Fisker Automotive appears to be wrangling up its proverbial ducks and properly aligning them again after halting production nearly two years ago. After filing for bankruptcy, the Chinese company Wanxiang, like an angel made of money, scooped up the maker of the Karma range-extended electric sports car for the sizeable sum of $149.2 million. Now, Wanxiang is looking to relaunch the Karma by early 2015, and the car that we see upon its revival will likely look quite familiar.
It's easy to fall in love with the Fisker Karma based on looks alone. Figure in the luxury interior, electric drivetrain, and the convenience of the extended range, and it's hard to fault anyone who took the plunge and plunked down their hard-earned dollars for this swank green machine. Things go wrong, sure, as they do with any vehicle, but when the company goes bankrupt and you can't get the parts to get your car running again, let's just hope you really like the way it looks in your garage.
The Orange County Register has an update on Wanxiang's plans for Fisker, and it starts with the idea that you would see brand new Karmas back on the road in mid-2015. From there the goals get less certain, the OCR saying the Surf station wagon "could ship in 2016" and the mid-priced Atlantic "might come in 2017."
When it comes to choosing a guy who's gone from Rocky Mountain High to sea level in the electric vehicle world, the Electrification Coalition couldn't have made a better choice. The EV advocacy group has tapped Tony Posawatz, he of the former Chevrolet Volt and Fisker Automotive fame, to help spread the EV word. Posawatz will head the Coalition's community efforts in Drive Electric Northern Colorado (DENC) and Drive Electric Orlando (DEO).
You may have scoffed when the US Department of Energy sold the rights to its $168 million outstanding Fisker Automotive loan to Hybrid Tech Holdings last December for just $25 million, or about 15 cents on the dollar. It turns out that might be the going rate for anyone with claims against the bankrupt extended-range plug-in maker, though. That's because Fisker, which declared bankruptcy in November, has generated $985.4 million in claims from 618 not-so-happy parties, Delaware Online says, citi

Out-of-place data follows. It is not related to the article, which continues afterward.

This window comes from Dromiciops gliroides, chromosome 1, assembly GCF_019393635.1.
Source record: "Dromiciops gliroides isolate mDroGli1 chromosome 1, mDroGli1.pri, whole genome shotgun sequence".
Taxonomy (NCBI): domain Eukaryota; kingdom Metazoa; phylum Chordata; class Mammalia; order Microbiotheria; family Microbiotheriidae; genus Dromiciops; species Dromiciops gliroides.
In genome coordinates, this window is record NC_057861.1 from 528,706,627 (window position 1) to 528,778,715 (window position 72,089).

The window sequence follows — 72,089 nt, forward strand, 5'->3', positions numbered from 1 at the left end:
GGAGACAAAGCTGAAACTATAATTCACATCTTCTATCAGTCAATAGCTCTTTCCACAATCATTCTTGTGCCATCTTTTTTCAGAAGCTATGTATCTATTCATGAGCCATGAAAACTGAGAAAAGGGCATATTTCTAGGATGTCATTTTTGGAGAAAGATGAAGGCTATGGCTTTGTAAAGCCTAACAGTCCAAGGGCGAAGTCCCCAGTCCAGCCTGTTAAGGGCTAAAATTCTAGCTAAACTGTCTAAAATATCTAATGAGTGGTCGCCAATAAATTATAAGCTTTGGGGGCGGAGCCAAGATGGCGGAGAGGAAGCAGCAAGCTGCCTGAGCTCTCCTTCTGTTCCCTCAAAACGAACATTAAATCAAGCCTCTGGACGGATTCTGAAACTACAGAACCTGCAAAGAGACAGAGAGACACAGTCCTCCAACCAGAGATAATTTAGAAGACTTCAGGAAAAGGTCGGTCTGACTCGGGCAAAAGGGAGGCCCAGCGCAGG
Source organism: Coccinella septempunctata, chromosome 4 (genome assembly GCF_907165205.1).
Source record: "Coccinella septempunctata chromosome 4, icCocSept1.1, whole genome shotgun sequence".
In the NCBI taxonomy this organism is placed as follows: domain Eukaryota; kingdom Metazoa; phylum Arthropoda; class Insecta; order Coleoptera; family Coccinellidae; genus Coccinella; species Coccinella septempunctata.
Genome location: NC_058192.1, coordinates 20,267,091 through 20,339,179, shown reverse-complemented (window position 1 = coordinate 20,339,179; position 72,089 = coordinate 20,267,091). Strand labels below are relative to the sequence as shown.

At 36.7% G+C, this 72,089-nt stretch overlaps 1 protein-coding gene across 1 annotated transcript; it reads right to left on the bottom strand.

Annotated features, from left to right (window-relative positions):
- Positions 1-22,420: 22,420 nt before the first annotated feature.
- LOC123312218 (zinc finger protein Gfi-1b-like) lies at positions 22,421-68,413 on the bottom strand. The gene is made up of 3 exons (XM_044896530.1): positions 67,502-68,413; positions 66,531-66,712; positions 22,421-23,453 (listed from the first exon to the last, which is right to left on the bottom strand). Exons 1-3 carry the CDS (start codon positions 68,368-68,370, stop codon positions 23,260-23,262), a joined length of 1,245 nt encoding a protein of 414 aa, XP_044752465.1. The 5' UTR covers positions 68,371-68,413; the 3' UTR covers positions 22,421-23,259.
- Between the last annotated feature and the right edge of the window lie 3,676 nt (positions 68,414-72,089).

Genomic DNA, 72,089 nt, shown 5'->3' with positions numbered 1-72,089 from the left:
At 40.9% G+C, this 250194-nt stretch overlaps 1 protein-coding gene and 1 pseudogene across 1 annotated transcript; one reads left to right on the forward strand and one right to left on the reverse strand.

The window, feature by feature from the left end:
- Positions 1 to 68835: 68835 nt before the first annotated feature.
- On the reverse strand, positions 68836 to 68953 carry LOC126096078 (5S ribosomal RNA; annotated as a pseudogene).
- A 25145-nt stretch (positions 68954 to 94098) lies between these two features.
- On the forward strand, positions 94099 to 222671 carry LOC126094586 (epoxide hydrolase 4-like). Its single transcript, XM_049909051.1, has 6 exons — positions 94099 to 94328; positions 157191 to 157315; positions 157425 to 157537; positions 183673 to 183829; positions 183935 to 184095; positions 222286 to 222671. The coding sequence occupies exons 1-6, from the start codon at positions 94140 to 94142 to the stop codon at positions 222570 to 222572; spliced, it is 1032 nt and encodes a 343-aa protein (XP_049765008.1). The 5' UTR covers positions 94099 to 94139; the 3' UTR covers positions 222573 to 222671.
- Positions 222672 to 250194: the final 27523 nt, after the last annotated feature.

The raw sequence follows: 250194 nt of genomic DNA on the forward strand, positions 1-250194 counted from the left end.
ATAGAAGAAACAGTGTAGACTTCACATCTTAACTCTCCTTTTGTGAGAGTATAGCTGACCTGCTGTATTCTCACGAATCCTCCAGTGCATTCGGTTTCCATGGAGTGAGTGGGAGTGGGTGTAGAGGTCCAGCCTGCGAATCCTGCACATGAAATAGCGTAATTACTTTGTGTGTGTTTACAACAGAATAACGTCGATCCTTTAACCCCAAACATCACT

At the beginning of 2014, it looked like Hybrid Tech Holdings LLC was going to buy the remains of Fisker Automotive for $25 million. Just before that sale was to take place, however, Wanxiang stepped in and an auction was therefore scheduled for the middle of February. After 19 rounds of apparently frantic bidding, Wanxiang drove away the winner with a $149.2-million bid. Despite the massive dollar run-up, the Department of Energy will not be recouping any extra money from its failed loan to Fis
Always read the fine print before you sign the contract. That platitude is taking on new life as word comes that the winning bidder for bankrupt plug-in hybrid manufacturer Fisker may not actually earn the rights to use the company's name and logo. According to Delaware Online, that's because Fisker Automotive doesn't actually own either – they're the property of a different company called Fisker Coachbuild, LLC, and they have been used under license by the carmaker since 2008.
Will more money equal more Karma? In the continuing fight over the assets of extended-range plug-in vehicle maker Fisker Automotive, a Hong Kong-based investor is ready to up the stakes. Hybrid Tech Holdings has announced it will increase its bid for the maker of the Karma to $55 million.
Fisker, which made the $100,000+ Karma plug-in hybrid until it shuttered its plant 15 months ago, is said to finally have a buyer in an investment group led by Richard Li, one of Hong Kong's richest men. That's according to a new Reuters report, which notes that the the deal remains private since the sale hasn't been finalized finalized.